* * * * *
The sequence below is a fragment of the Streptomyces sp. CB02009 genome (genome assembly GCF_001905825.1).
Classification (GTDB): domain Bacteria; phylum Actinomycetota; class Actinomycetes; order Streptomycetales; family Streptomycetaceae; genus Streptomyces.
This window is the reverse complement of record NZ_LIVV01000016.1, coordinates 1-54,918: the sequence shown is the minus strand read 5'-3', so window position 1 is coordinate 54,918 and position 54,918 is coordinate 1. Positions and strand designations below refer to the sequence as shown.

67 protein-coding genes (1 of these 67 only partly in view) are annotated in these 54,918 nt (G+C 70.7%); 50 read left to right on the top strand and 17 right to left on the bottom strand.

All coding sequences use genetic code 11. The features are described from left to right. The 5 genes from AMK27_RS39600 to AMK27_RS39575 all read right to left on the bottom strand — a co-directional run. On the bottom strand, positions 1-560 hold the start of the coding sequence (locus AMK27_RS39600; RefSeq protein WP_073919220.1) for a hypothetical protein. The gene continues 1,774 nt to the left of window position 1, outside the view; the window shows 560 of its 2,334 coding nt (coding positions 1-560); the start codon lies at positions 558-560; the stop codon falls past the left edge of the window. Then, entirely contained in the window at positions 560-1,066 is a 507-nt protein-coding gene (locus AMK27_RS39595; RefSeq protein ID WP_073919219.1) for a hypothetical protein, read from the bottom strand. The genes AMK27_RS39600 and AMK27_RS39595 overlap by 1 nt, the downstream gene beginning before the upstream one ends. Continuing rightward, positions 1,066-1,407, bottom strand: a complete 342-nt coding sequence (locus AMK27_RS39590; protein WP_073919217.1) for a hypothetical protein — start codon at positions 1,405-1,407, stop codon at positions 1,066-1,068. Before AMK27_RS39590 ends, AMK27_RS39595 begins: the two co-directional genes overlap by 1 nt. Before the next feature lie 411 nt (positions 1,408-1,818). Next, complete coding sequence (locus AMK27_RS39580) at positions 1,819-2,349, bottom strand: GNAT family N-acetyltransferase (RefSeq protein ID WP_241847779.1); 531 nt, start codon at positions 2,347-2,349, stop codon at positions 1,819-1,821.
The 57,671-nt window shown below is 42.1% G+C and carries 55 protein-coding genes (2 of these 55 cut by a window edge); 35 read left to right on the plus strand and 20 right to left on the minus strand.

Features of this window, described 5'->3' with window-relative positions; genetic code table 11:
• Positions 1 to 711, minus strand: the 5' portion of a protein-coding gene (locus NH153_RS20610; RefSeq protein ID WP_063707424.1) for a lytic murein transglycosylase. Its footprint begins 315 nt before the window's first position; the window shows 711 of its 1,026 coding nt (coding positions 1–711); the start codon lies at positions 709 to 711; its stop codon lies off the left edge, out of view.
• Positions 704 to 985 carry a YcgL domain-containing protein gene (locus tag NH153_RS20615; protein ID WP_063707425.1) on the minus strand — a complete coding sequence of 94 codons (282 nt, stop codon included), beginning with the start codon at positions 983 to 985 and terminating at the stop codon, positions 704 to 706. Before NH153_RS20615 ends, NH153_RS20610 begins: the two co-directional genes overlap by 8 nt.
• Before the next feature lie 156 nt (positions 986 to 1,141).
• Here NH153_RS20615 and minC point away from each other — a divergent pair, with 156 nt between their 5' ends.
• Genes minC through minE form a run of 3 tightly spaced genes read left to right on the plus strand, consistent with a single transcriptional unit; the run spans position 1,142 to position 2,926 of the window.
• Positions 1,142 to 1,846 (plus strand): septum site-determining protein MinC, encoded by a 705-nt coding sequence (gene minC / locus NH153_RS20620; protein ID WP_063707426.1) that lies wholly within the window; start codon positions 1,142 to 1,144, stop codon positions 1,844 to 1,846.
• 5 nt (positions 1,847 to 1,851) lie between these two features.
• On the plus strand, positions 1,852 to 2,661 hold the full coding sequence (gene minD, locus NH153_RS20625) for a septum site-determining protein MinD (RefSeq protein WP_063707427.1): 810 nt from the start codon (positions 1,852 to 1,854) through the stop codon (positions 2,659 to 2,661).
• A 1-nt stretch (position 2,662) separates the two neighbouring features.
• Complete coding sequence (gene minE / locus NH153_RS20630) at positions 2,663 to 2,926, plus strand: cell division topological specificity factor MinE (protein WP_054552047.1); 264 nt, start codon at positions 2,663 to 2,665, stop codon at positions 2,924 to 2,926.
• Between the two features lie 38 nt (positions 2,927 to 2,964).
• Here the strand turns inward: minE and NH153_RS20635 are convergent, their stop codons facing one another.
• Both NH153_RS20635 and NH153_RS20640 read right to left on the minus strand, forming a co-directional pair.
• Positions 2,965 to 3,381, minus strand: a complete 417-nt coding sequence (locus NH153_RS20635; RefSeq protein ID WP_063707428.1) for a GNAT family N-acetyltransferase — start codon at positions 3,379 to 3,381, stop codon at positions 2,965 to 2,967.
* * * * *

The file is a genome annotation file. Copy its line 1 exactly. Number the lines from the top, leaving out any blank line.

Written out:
The sequence below is a fragment of the Streptomyces sp. CB02009 genome (genome assembly GCF_001905825.1).